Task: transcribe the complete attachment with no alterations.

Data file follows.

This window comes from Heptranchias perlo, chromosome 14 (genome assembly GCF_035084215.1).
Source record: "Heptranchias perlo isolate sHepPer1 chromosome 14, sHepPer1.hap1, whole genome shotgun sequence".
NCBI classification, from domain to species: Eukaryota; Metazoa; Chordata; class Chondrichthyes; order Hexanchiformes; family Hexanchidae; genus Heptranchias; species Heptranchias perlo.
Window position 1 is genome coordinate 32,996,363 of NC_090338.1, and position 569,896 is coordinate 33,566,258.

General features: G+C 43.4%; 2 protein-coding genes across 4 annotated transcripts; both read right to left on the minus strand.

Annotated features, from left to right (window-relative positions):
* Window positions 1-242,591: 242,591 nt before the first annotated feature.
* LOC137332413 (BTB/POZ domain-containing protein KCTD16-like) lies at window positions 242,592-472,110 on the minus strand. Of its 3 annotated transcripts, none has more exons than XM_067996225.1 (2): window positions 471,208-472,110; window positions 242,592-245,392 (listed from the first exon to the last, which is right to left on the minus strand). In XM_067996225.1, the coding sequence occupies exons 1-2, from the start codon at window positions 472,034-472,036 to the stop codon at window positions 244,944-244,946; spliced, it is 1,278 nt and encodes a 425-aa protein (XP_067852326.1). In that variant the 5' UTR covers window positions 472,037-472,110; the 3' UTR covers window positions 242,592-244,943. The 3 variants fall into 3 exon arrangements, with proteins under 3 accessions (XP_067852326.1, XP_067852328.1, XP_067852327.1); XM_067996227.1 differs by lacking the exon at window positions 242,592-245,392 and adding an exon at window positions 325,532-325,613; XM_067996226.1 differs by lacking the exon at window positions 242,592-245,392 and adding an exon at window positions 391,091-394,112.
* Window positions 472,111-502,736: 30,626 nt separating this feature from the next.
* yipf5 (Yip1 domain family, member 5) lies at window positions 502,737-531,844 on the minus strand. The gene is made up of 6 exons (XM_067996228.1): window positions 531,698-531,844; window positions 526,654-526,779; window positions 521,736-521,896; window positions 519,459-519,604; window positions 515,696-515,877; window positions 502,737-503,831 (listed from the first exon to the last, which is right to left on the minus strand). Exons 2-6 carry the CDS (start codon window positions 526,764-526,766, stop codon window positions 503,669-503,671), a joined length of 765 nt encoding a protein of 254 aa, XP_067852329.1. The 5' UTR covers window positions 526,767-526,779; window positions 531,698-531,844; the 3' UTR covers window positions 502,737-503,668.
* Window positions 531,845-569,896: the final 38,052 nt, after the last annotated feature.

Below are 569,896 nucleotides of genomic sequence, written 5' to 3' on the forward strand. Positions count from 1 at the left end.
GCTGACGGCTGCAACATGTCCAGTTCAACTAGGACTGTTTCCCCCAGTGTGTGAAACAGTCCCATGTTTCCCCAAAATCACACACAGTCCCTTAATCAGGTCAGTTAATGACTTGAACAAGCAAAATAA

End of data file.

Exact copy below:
This window comes from Heptranchias perlo, chromosome 14 (genome assembly GCF_035084215.1).
Source record: "Heptranchias perlo isolate sHepPer1 chromosome 14, sHepPer1.hap1, whole genome shotgun sequence".
NCBI classification, from domain to species: Eukaryota; Metazoa; Chordata; class Chondrichthyes; order Hexanchiformes; family Hexanchidae; genus Heptranchias; species Heptranchias perlo.
Window position 1 is genome coordinate 32,996,363 of NC_090338.1, and position 569,896 is coordinate 33,566,258.

General features: G+C 43.4%; 2 protein-coding genes across 4 annotated transcripts; both read right to left on the minus strand.

Annotated features, from left to right (window-relative positions):
* Window positions 1-242,591: 242,591 nt before the first annotated feature.
* LOC137332413 (BTB/POZ domain-containing protein KCTD16-like) lies at window positions 242,592-472,110 on the minus strand. Of its 3 annotated transcripts, none has more exons than XM_067996225.1 (2): window positions 471,208-472,110; window positions 242,592-245,392 (listed from the first exon to the last, which is right to left on the minus strand). In XM_067996225.1, the coding sequence occupies exons 1-2, from the start codon at window positions 472,034-472,036 to the stop codon at window positions 244,944-244,946; spliced, it is 1,278 nt and encodes a 425-aa protein (XP_067852326.1). In that variant the 5' UTR covers window positions 472,037-472,110; the 3' UTR covers window positions 242,592-244,943. The 3 variants fall into 3 exon arrangements, with proteins under 3 accessions (XP_067852326.1, XP_067852328.1, XP_067852327.1); XM_067996227.1 differs by lacking the exon at window positions 242,592-245,392 and adding an exon at window positions 325,532-325,613; XM_067996226.1 differs by lacking the exon at window positions 242,592-245,392 and adding an exon at window positions 391,091-394,112.
* Window positions 472,111-502,736: 30,626 nt separating this feature from the next.
* yipf5 (Yip1 domain family, member 5) lies at window positions 502,737-531,844 on the minus strand. The gene is made up of 6 exons (XM_067996228.1): window positions 531,698-531,844; window positions 526,654-526,779; window positions 521,736-521,896; window positions 519,459-519,604; window positions 515,696-515,877; window positions 502,737-503,831 (listed from the first exon to the last, which is right to left on the minus strand). Exons 2-6 carry the CDS (start codon window positions 526,764-526,766, stop codon window positions 503,669-503,671), a joined length of 765 nt encoding a protein of 254 aa, XP_067852329.1. The 5' UTR covers window positions 526,767-526,779; window positions 531,698-531,844; the 3' UTR covers window positions 502,737-503,668.
* Window positions 531,845-569,896: the final 38,052 nt, after the last annotated feature.

Below are 569,896 nucleotides of genomic sequence, written 5' to 3' on the forward strand. Positions count from 1 at the left end.
GCTGACGGCTGCAACATGTCCAGTTCAACTAGGACTGTTTCCCCCAGTGTGTGAAACAGTCCCATGTTTCCCCAAAATCACACACAGTCCCTTAATCAGGTCAGTTAATGACTTGAACAAGCAAAATAA